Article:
HC Deb 13 April 1937 vol 322 cc907-8

Motion made, and Question proposed, "That the Clause stand part of the Bill."

10.12 p.m.

Mr. Ede

I should like to ask for some explanation of the exact effect of the Amendment proposed in the Army Act, because I see that it gives the power to the billeting officer to accept accommodation of a more limited character for the troops in billets than that specified in the Army Act. My experience is that such accommodation was generally limited enough in all conscience, as far as the private soldiers were concerned, and it cannot be in keeping with the idea of the Secretary of State for War that the soldier in the future should be housed better than in the past to give this power to the billeting officer to accept more limited accommodation than the Army Act has hitherto required him to provide for troops. I hope it does not mean that what the Secretary of State for War somewhat ostentatiously gave on the day when he was introducing his own Estimates, is now to be withdrawn by this provision.

10.14 p.m.

Mr. Lawson

May I ask what are the circumstances which led to the alteration of this law? On the face of it there does not seem to be any alteration, as far as I can gather by examination of the Clause and of the Memorandum, but I take it that the object is to clarify the position. It seems to me that, if it was so clear before, some incident or incidents must have arisen which have made this change necessary. As a matter of fact, it deals largely with the case of emergency, but I understand we have rough-and-ready Estimates, and we are very much more limited in our knowledge than we are in ordinary conditions. I should have thought there might have been a second look at the position with a view to improving it.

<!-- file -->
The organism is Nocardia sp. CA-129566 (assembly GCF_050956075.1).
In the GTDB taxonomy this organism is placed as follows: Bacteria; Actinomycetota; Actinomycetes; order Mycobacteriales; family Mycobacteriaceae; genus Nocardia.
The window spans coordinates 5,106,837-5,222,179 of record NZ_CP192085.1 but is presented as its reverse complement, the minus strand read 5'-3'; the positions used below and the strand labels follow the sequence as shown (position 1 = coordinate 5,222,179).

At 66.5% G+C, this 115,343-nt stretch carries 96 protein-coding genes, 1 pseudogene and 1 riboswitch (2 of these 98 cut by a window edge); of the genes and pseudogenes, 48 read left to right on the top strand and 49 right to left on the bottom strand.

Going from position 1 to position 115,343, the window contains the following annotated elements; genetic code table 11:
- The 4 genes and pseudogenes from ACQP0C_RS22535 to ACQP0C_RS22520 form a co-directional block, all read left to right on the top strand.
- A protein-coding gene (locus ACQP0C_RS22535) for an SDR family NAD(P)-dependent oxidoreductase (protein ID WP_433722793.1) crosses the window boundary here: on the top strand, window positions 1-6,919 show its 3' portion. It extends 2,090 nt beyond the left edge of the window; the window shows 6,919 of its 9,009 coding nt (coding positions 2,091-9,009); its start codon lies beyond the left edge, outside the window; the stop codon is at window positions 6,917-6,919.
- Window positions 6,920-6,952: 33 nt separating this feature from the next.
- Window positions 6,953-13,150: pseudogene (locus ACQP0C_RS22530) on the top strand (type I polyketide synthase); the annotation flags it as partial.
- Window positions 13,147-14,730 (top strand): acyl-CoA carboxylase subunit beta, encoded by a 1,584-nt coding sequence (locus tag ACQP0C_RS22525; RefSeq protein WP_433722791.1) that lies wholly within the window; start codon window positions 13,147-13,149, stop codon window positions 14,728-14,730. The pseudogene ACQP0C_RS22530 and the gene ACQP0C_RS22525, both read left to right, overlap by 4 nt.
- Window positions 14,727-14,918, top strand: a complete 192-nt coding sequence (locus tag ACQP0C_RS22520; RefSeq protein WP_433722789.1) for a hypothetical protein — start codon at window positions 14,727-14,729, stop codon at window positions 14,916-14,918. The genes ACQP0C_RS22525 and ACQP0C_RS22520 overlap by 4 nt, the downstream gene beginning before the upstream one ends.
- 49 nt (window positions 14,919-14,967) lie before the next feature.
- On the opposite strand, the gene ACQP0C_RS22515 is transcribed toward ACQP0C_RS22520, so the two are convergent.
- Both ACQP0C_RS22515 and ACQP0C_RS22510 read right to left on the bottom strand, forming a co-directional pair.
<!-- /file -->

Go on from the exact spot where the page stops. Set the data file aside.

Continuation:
10.15 p.m.

The Financial Secretary to the War Office (Sir Victor Warrender)

All that this Amendment does is to clarify the powers which the military authorities have. There is laid down in the Army Act what the standard requirement is to be for the billeting of troops, but it may be necessary to ask for a lower standard of accommodation in conditions of emergency, when the authorities may be required to supply merely sleeping quarters for soldiers without making arrangements for feeding. As it was not clear in the Act that the military authorities are entitled to requisition a lower standard of accommodation, this Amendment is being made in order to clarify the position. It is no new departure. It is merely stating in the Act the principle that the greater includes the less.

Mr. Lawson

It has always been fairly clear that there was power to requisition outhouses and certain places connected with a hotel rather than the hotel itself in cases of emergency, or schools or places of that description, without the necessary feeding or the utensils for cooking, and so on. I thought it was so clear in the Clause dealing with emergencies that there must have been some circumstances which led up to this Amendment.

Clauses 5 and 6 ordered to stand part of the Bill.